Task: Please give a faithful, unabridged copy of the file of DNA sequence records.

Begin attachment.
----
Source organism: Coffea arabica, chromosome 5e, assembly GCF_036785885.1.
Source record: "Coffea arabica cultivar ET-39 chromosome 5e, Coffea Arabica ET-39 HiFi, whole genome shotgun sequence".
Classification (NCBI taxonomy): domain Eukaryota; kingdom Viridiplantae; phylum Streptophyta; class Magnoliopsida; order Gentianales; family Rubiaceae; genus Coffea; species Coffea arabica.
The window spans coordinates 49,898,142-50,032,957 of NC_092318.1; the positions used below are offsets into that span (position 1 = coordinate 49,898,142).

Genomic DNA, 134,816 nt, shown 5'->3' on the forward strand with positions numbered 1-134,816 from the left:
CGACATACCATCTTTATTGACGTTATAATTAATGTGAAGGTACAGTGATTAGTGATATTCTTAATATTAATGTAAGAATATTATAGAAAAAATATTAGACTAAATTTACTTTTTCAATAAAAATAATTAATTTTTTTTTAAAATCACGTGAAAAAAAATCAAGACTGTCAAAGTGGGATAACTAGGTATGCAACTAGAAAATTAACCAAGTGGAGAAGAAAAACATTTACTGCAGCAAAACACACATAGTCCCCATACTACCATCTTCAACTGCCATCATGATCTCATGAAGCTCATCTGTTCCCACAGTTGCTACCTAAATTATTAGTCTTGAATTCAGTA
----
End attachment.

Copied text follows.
Source organism: Coffea arabica, chromosome 5e, assembly GCF_036785885.1.
Source record: "Coffea arabica cultivar ET-39 chromosome 5e, Coffea Arabica ET-39 HiFi, whole genome shotgun sequence".
Classification (NCBI taxonomy): domain Eukaryota; kingdom Viridiplantae; phylum Streptophyta; class Magnoliopsida; order Gentianales; family Rubiaceae; genus Coffea; species Coffea arabica.
The window spans coordinates 49,898,142-50,032,957 of NC_092318.1; the positions used below are offsets into that span (position 1 = coordinate 49,898,142).

Genomic DNA, 134,816 nt, shown 5'->3' on the forward strand with positions numbered 1-134,816 from the left:
CGACATACCATCTTTATTGACGTTATAATTAATGTGAAGGTACAGTGATTAGTGATATTCTTAATATTAATGTAAGAATATTATAGAAAAAATATTAGACTAAATTTACTTTTTCAATAAAAATAATTAATTTTTTTTTAAAATCACGTGAAAAAAAATCAAGACTGTCAAAGTGGGATAACTAGGTATGCAACTAGAAAATTAACCAAGTGGAGAAGAAAAACATTTACTGCAGCAAAACACACATAGTCCCCATACTACCATCTTCAACTGCCATCATGATCTCATGAAGCTCATCTGTTCCCACAGTTGCTACCTAAATTATTAGTCTTGAATTCAGTA